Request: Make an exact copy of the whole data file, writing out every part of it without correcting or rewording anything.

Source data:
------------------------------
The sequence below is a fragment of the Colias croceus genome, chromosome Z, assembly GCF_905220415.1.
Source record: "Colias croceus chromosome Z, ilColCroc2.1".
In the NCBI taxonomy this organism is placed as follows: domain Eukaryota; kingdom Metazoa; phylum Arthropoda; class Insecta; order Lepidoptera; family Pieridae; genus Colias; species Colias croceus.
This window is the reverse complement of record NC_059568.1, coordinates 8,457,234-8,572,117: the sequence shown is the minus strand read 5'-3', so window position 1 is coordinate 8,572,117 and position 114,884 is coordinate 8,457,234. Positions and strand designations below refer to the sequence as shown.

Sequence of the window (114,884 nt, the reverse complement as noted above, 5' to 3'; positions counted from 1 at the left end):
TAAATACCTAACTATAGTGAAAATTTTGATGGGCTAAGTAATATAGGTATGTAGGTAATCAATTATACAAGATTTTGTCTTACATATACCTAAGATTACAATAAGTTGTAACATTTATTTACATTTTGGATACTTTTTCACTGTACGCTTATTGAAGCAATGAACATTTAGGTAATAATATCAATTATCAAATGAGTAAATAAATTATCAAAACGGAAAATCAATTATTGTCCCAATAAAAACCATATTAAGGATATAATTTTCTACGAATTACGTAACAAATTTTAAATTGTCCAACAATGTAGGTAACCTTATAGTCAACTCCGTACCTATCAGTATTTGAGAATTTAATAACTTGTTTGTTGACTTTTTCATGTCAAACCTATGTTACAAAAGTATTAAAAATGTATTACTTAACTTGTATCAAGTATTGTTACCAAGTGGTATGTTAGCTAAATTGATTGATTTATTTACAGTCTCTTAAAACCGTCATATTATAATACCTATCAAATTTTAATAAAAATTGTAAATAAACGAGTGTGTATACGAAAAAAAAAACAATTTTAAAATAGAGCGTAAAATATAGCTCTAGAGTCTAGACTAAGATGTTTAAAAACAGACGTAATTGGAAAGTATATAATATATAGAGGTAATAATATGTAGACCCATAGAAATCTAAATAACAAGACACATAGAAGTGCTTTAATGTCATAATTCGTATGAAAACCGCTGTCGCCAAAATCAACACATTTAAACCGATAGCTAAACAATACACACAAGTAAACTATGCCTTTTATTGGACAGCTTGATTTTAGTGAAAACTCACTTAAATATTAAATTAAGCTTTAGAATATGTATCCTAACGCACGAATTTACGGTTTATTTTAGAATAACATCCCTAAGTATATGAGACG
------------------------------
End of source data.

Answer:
The sequence below is a fragment of the Colias croceus genome, chromosome Z, assembly GCF_905220415.1.
Source record: "Colias croceus chromosome Z, ilColCroc2.1".
In the NCBI taxonomy this organism is placed as follows: domain Eukaryota; kingdom Metazoa; phylum Arthropoda; class Insecta; order Lepidoptera; family Pieridae; genus Colias; species Colias croceus.
This window is the reverse complement of record NC_059568.1, coordinates 8,457,234-8,572,117: the sequence shown is the minus strand read 5'-3', so window position 1 is coordinate 8,572,117 and position 114,884 is coordinate 8,457,234. Positions and strand designations below refer to the sequence as shown.

Sequence of the window (114,884 nt, the reverse complement as noted above, 5' to 3'; positions counted from 1 at the left end):
TAAATACCTAACTATAGTGAAAATTTTGATGGGCTAAGTAATATAGGTATGTAGGTAATCAATTATACAAGATTTTGTCTTACATATACCTAAGATTACAATAAGTTGTAACATTTATTTACATTTTGGATACTTTTTCACTGTACGCTTATTGAAGCAATGAACATTTAGGTAATAATATCAATTATCAAATGAGTAAATAAATTATCAAAACGGAAAATCAATTATTGTCCCAATAAAAACCATATTAAGGATATAATTTTCTACGAATTACGTAACAAATTTTAAATTGTCCAACAATGTAGGTAACCTTATAGTCAACTCCGTACCTATCAGTATTTGAGAATTTAATAACTTGTTTGTTGACTTTTTCATGTCAAACCTATGTTACAAAAGTATTAAAAATGTATTACTTAACTTGTATCAAGTATTGTTACCAAGTGGTATGTTAGCTAAATTGATTGATTTATTTACAGTCTCTTAAAACCGTCATATTATAATACCTATCAAATTTTAATAAAAATTGTAAATAAACGAGTGTGTATACGAAAAAAAAAACAATTTTAAAATAGAGCGTAAAATATAGCTCTAGAGTCTAGACTAAGATGTTTAAAAACAGACGTAATTGGAAAGTATATAATATATAGAGGTAATAATATGTAGACCCATAGAAATCTAAATAACAAGACACATAGAAGTGCTTTAATGTCATAATTCGTATGAAAACCGCTGTCGCCAAAATCAACACATTTAAACCGATAGCTAAACAATACACACAAGTAAACTATGCCTTTTATTGGACAGCTTGATTTTAGTGAAAACTCACTTAAATATTAAATTAAGCTTTAGAATATGTATCCTAACGCACGAATTTACGGTTTATTTTAGAATAACATCCCTAAGTATATGAGACG